This is my main Sunday Mirror column today:
Jose Mourinho, the Edith Piaf of football, doesn’t do regret.
But, in a rare reflective moment, he will acknowledge a failure to follow his instincts.
He ignored an inner voice telling him to appoint Frank Lampard as Chelsea captain.
He put it to a players’ vote, because he recognised the political dynamics of the dressing room.
The rest is history, a club defined by the bristling aggression and self-destructive certainties of John Terry.
He sees himself as a Chelsea manager in the making.
The role would represent a natural extension of his influence
Roman Abramovich, the orphan who became a billionaire in post-Communist chaos, identifies with the relentlessness of Terry’s ambition.
But, as he conducts the usual beauty pageant in the aftermath of an ugly defeat, he might be missing a trick.
If impatience, intrigue and innuendo continue to determine Chelsea’s future, everything, and nothing, will change.
Abramovich’s managers will continue to be multi-millionaire serfs, air-brushed from history with Stalinist ruthlessness.
Carlo Ancelotti won the Double without altering the culture of the club or the nature of the job.
It is no co-incidence that institutions like Liverpool and Manchester United have greater substance. They are scoured by sacrifice, shaped by men who have a taste for the game’s strange cocktail of cynicism and idealism.
Chelsea need to nurture a leader who is more than the extension of an Oligarch’s ego.
Terry’s the Regimental Sergeant Major who barks orders, bestows tough love and throws his body on the line.
Lampard is the Sandhurst type, a more strategic thinker. He’s emotionally intelligent, deceptively ruthless.
It’s time to give him the chance to become Chelsea’s answer to Kenny Dalglish.
He was 34, Lampard’s age when his current contract expires, when he became player-manager at Liverpool.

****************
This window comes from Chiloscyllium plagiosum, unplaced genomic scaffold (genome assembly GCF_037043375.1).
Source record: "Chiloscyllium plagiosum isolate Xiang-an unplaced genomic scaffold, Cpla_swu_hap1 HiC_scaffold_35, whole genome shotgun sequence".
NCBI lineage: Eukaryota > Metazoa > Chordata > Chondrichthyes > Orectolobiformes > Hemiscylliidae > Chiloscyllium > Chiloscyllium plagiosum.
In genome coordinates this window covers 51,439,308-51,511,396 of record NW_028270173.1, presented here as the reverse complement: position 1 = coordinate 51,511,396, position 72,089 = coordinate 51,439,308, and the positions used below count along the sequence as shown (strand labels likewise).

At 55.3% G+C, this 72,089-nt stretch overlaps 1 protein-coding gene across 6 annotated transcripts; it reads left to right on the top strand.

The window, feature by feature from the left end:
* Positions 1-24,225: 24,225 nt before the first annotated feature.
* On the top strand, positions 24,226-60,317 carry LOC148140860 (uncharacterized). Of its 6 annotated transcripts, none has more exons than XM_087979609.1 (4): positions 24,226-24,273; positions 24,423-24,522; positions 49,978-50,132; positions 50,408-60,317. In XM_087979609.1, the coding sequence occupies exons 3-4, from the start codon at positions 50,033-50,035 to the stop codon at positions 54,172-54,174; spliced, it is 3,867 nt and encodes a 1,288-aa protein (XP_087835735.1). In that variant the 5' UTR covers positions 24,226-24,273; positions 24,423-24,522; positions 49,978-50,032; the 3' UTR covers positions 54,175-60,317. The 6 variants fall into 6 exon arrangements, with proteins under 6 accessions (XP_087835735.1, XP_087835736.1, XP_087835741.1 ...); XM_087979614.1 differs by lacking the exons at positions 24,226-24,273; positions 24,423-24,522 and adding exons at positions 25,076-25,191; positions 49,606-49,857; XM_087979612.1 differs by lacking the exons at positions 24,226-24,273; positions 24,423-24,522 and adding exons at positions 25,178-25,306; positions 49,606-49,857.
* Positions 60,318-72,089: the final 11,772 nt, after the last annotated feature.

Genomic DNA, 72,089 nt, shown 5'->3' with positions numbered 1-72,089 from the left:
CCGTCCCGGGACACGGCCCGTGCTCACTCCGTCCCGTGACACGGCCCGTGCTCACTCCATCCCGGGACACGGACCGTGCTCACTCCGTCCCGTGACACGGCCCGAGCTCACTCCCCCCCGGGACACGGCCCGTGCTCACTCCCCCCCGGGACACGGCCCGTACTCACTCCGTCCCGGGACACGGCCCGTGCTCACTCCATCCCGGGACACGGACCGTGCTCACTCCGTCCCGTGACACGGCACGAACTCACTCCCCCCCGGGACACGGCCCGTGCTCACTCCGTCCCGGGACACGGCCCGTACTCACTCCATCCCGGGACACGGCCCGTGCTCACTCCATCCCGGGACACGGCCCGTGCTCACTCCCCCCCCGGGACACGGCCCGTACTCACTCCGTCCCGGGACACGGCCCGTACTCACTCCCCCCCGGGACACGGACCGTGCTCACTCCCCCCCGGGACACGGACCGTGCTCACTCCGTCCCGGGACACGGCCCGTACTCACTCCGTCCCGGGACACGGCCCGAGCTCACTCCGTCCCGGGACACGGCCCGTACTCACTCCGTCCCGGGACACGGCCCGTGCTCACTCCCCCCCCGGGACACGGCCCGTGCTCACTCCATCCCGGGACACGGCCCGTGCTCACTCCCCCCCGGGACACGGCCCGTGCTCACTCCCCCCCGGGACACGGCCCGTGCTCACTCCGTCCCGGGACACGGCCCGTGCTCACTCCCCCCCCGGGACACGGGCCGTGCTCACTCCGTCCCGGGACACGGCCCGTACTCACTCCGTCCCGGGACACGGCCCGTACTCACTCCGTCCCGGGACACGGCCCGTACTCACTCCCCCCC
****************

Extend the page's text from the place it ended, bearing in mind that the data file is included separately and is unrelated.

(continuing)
Dalglish had the strength of character and sense of purpose to cope with seismic shifts in attitudes post-Heysel.
Bob Paisley was the perfect mentor, wise and sufficiently secure in his own skin to pass over any opportunity to claim credit.
Guus Hiddink is ideally suited to play the same role for Lampard, assuming he can be lured from the twilight world of Turkish football.
At the start of the season, Lampard talked about his determination to burst the football bubble.
He feared the restrictions of his reputation, if he stayed in the game.
Alternative challenges in the property business appealed.
Like many footballers of a certain age, he found long-term injury offered a strange respite. It gave him time to think, reassess principles and priorities.
A move into management made sudden sense.
It is in his DNA.
Father Frank flourished on West Ham’s coaching staff.
Uncle Harry is Fabio Capello’s heir apparent.
Young Frank has always been a shrewd lobbyist, though we have disagreed, loudly, on the rationality of football’s rewards.
He is an object lesson to every aspiring pro each time he trains.
He speaks intelligently on a range of issues, attaches himself to appropriate causes.
He increasingly looks and sounds like a manager in waiting.
The problem is obvious.
Terry, his brother in arms, would resent any marginalisation. He defines himself by the authority he is able to wield, the example he sets so self-consciously. He is surprisingly sensitive to his public image.
He sees the reclamation of the England armband as a turning point, a chance to rebrand.
The pair are football’s Gordon Brown and Tony Blair.
That relationship was fractured beyond repair by a common cause and a shared ambition.
It was the classic contest between a bull and a matador.
The bull usually ends up on a plate with chips on the side.